So, the day I have dreaded since I found out I was having twins has arrived. We’ve started potty training.
I hate potty training.
Truly, I do.
I almost had a nervous breakdown when my oldest was potty training, and I am not exaggerating.
My son was easier to train though everyone told me it was more difficult to potty train boys. (I don’t know who thought that up, but in my experience, it is simply not true.)
I think one of the reasons I felt so much stress the first time around, however, is because first-time moms tend to put a great deal of pressure on themselves to do everything “right” and, therefore, put a bit too much on their children to do everything “right.”
So, as we begin our twin-training journey with new pink ladybug potties, I thought I’d take a few minutes to review what I’ve learned over the years and, hopefully, encourage a few of you in the process.
First, relax. Your child will learn to use the potty. It is highly unlikely your five year old will still be wearing diapers. Take a deep breath and (unless you have a preschool deadline to meet) don’t rush it.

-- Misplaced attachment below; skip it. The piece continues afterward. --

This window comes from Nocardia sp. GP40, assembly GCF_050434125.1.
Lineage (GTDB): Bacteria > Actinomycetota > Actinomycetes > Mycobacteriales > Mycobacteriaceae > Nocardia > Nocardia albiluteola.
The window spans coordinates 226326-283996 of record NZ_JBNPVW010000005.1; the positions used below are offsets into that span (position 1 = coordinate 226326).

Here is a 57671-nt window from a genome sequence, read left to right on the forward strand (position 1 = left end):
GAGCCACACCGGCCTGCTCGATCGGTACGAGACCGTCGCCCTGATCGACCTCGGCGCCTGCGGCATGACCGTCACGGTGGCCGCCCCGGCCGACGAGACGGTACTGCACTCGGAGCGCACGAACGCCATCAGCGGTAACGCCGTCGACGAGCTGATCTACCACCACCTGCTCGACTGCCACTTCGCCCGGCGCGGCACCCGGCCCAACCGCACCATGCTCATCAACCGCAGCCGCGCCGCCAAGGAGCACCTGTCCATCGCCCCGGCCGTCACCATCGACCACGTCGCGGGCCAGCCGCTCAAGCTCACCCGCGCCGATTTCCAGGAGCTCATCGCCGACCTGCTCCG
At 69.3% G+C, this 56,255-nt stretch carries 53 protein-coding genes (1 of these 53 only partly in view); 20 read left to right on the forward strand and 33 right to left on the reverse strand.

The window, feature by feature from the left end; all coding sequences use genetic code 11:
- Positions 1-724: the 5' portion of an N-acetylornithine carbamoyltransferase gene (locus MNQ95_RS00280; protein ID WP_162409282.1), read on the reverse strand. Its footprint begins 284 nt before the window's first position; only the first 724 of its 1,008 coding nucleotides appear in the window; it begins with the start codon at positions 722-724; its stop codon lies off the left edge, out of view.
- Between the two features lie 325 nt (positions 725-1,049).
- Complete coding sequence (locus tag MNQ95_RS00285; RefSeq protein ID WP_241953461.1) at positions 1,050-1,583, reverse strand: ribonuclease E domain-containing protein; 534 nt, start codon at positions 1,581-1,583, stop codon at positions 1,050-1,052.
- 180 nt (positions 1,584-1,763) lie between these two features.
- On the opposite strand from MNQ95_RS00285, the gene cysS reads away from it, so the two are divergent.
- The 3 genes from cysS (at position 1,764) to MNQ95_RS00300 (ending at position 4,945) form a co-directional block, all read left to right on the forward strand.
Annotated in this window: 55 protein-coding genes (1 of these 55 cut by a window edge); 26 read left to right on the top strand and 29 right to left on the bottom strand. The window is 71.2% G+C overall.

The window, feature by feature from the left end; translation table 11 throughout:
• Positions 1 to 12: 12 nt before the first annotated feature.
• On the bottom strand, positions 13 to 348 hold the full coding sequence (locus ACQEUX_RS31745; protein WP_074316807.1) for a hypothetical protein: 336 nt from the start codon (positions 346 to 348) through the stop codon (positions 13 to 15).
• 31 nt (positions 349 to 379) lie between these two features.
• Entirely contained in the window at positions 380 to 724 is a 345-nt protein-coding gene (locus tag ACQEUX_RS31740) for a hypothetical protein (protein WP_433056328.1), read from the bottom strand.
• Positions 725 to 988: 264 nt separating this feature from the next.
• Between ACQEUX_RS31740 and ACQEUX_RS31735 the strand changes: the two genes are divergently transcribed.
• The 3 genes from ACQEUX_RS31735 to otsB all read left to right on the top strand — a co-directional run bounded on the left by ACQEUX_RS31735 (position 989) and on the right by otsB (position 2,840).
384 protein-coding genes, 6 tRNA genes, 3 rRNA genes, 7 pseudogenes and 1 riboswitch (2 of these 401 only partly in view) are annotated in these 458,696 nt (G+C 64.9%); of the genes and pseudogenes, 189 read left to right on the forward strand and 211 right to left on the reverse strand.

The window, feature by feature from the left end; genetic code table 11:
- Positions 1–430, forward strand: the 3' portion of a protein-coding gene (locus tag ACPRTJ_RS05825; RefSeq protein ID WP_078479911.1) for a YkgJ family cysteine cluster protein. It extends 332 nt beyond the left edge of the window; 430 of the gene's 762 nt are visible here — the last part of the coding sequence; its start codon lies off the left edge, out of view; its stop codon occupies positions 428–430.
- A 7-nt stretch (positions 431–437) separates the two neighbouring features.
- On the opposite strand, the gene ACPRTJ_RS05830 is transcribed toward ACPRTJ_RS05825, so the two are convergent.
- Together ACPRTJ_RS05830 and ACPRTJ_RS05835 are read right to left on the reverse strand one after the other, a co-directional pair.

Second, you are not defined by your child’s abilities. (You might want to remember this in the future, too. It probably applies to more than potty training.) A child that will not potty does not make you a bad mother. You have not failed some unwritten test of motherhood. You’re doing just fine, and so is he.
Third, your child is unique. One-size-fits-all approaches to potty training (and parenting) are all about false advertising. As soon as someone says, “This is THE way to do it,” you can almost be sure your child will find another. And, it just might be better.
Fourth, remember that though you use the potty every day, it’s a new thing for your child. It’s new, unfamiliar and a little scary. Not to mention the fact that often diaper-changing time is also a bit of quick bonding. When I’m changing the girls’ diapers, I focus solely on them. They get hugs and kisses before and after. They might not be ready to give that up.
Finally, if you have strong-willed children, pressuring them to use the potty might be the fast way to be sure they won’t. I learned that the hard way with my first. The more I pressed, the more she protested. With my second, I took a much more laid back approach. It made a huge difference.
So, with these things in mind, we’re off. I’m starting slowly by letting the girls get acquainted with their new potties. We’re going to begin a routine of “trying.” At certain times of day, they’ll sit on the potty, and hopefully, at some point, an accident of the best kind will happen…they’ll potty! I’ll let you know how it goes.
And, if you are facing a preschool deadline, I only have one thing to say: Bless you. The only potty-training help I can offer for that is prayer. Lots and lots of prayer.